Written by: Lucy Mair
Death by incarceration
Last week Europe’s highest human rights court found that the UK’s ‘whole life’ tariff did not constitute inhuman or degrading punishment contrary to article 3 of the European Convention on Human Rights (by a narrow 4-3 majority). While the media and the government hailed the European Court of Human Rights judgment in the cases of Vinter and Others v the United Kingdom as a victory for the often-embattled UK in Strasbourg, a closer reading of the judgment reveals that the victory may not have been as great as the government hoped for.
Vinter concerned three prisoners (Douglas Vinter, Jeremy Bamber and Peter Moore), convicted of separate murders, all of whom were sentenced to mandatory sentences of life imprisonment with whole life orders.
These sentences, currently provided for in the Criminal Justice Act 2003, were previously imposed by the Secretary of State, who reviewed a whole life tariff after twenty-five years to determine whether it was still justified. The provision for review has vanished under the new regime and the only avenue for release is for the Secretary of State to exercise his discretion on compassionate grounds where the person is terminally ill or seriously incapacitated. Since 2000, no prisoner serving a whole life term has been released on compassionate grounds.
Researchers and campaigners refer to sentences of life imprisonment without the possibility of parole (LWOP) as ‘death by incarceration’. They contend that the feelings of hopelessness that arise upon being sentenced to spend the rest of one’s life behind bars, condemned to die in custody, are akin to the type of mental suffering imposed by a death sentence. Lord Justice Laws reached the same conclusion in the High Court case of Wellington ( EWHC 1109 (Admin)) when he held that ‘…a prisoner’s incarceration without hope of release is in many respects in like case to a sentence of death’. Yet while every country in Europe has abolished the death penalty in recognition of its inherent cruelty, two countries in Europe still sentence prisoners to LWOP: the UK and the Netherlands.
In Vinter the Court confirmed that the trend in Europe is away from irreducible life sentences and that a grossly disproportionate sentence could amount to ill treatment contrary to article 3 at the moment of its imposition. But in the vast majority of cases they held that article 3 would only be engaged where continued imprisonment could no longer be justified.
The Court found much to criticize in the UK’s current regime citing the ‘narrowness’ of the Secretary of State’s policy on compassionate release (much narrower than the Cypriot policy on release considered in the previous Strasbourg case of Kafkaris). They found that the current policy meant that a prisoner would remain in prison even if his continued imprisonment could not be justified on prison policy grounds (since the sentence is never reviewed) and that releasing a prisoner simply to die at home or in a hospice rather than in prison could hardly be considered release.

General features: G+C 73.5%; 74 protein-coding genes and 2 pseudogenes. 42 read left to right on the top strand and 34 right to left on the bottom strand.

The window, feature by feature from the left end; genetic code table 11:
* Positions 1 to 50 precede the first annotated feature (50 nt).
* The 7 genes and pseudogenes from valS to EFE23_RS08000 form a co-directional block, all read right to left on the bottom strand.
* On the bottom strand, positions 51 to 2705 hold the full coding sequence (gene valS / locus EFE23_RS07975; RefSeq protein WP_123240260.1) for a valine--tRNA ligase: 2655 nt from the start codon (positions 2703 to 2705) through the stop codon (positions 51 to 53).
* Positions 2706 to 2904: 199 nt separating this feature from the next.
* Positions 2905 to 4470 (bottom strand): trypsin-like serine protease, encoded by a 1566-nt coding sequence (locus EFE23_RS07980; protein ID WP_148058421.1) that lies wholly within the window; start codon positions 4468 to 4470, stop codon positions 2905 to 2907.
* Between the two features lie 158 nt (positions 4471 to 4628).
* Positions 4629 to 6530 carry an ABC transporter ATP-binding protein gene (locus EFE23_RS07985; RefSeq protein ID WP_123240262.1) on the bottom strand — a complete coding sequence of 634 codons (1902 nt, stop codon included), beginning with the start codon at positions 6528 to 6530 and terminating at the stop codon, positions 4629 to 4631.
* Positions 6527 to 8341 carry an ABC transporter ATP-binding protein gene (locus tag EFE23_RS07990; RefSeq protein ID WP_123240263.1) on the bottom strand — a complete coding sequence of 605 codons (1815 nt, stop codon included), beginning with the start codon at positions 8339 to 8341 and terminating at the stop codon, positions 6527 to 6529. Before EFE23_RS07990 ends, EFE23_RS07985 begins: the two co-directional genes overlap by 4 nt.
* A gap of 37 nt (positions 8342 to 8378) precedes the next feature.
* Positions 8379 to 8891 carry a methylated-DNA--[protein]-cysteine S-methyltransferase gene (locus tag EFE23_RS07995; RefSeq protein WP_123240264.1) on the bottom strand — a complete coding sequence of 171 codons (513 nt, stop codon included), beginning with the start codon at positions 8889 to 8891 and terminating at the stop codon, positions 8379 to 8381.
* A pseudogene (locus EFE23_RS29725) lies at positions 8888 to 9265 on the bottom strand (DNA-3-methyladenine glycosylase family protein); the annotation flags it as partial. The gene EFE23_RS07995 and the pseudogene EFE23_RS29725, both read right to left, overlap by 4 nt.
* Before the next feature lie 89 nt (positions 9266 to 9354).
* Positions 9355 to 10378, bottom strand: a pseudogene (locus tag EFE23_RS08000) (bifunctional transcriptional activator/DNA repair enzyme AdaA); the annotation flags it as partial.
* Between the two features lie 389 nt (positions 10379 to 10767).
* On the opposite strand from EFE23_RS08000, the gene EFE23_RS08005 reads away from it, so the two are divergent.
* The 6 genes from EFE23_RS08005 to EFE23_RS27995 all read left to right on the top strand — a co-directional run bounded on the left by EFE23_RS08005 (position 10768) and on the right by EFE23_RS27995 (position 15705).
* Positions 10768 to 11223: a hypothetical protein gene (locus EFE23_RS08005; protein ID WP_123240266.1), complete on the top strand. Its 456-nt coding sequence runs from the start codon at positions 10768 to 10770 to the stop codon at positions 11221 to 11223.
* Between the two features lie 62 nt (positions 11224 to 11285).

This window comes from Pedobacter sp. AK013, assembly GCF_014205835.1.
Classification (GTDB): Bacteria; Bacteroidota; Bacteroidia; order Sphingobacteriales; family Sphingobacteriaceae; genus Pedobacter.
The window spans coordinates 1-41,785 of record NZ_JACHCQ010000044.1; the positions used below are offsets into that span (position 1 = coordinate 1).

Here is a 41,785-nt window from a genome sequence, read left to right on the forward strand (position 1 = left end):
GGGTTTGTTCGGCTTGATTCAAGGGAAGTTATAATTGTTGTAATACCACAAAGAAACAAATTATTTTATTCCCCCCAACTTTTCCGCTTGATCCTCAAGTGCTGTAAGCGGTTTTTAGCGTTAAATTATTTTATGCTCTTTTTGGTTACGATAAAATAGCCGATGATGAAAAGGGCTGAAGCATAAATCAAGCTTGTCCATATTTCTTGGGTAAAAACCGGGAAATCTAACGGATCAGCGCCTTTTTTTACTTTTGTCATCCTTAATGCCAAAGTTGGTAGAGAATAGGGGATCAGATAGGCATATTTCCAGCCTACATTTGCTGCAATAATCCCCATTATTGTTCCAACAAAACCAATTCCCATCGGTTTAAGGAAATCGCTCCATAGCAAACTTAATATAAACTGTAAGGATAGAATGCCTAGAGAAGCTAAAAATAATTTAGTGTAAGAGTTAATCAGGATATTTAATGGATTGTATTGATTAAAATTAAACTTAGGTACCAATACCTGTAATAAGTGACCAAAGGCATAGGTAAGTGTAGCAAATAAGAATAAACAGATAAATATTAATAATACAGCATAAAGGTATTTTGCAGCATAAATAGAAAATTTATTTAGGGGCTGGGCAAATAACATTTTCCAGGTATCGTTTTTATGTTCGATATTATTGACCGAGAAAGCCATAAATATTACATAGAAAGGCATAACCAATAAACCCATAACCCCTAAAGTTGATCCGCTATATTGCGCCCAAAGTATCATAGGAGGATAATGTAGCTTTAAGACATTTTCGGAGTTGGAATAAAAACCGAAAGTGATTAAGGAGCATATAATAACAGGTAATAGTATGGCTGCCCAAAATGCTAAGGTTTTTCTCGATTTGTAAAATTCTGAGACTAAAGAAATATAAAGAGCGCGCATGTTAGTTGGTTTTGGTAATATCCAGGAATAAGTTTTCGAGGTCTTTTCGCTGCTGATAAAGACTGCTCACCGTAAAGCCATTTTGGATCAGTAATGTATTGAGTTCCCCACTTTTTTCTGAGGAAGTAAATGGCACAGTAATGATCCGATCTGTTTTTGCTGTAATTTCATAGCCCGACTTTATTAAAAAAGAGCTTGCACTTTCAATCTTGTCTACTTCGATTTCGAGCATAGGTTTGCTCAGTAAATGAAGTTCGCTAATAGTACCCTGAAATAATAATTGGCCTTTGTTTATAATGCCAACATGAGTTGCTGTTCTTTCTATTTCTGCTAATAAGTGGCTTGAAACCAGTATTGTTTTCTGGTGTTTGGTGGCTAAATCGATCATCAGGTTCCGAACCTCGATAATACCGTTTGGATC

Despite these criticisms, the Court avoided reaching the logical conclusion and issuing a statement of principled finding against the UK by posing themselves the narrow question of when in the course of a life sentence an article 3 issue might arise. On this basis they could find that none of the applicants in Vinter had reached a stage in their imprisonment where article 3 was engaged, either because they had served a relatively short period of their sentences (Vinter) or that they had had their sentences reviewed by the High Court in 2009 when they transitioned from the older regime to the 2003 Act (Bamber and Moore).
Disapproval for this narrow position came from the court’s own minority who issued a separate judgment. They condemned the majority for holding that an irreducible life sentence ‘may’ violate article 3, claiming that ‘the court used the word “may” in order to avoid a categorical general statement which went beyond the needs of the case’. The minority held that the Article 3 problem ‘does not consist merely in keeping the prisoner in detention longer than would be justified…it consists, equally importantly, of depriving him of any hope for the future, however tenuous that hope may be’. With more than 40% of the court finding that the UK’s LWOP regime is a violation of article 3, it may not be long before the court reflects the almost total consensus in Europe against LWOP. Their next opportunity to consider the UK regime may come when the applicants’ legal teams appeal to the Grand Chamber.
Even if the Grand Chamber does not overturn the judgment, the UK must ultimately decide who they want to keep global company with. Even China and Pakistan provide for the review of life sentences after 25 years. The UK can continue to follow the US where there is an increasing use of LWOP at great public expense and no demonstrable public benefit or they can decide to move in the same penal direction as much of the world and abolish LWOP.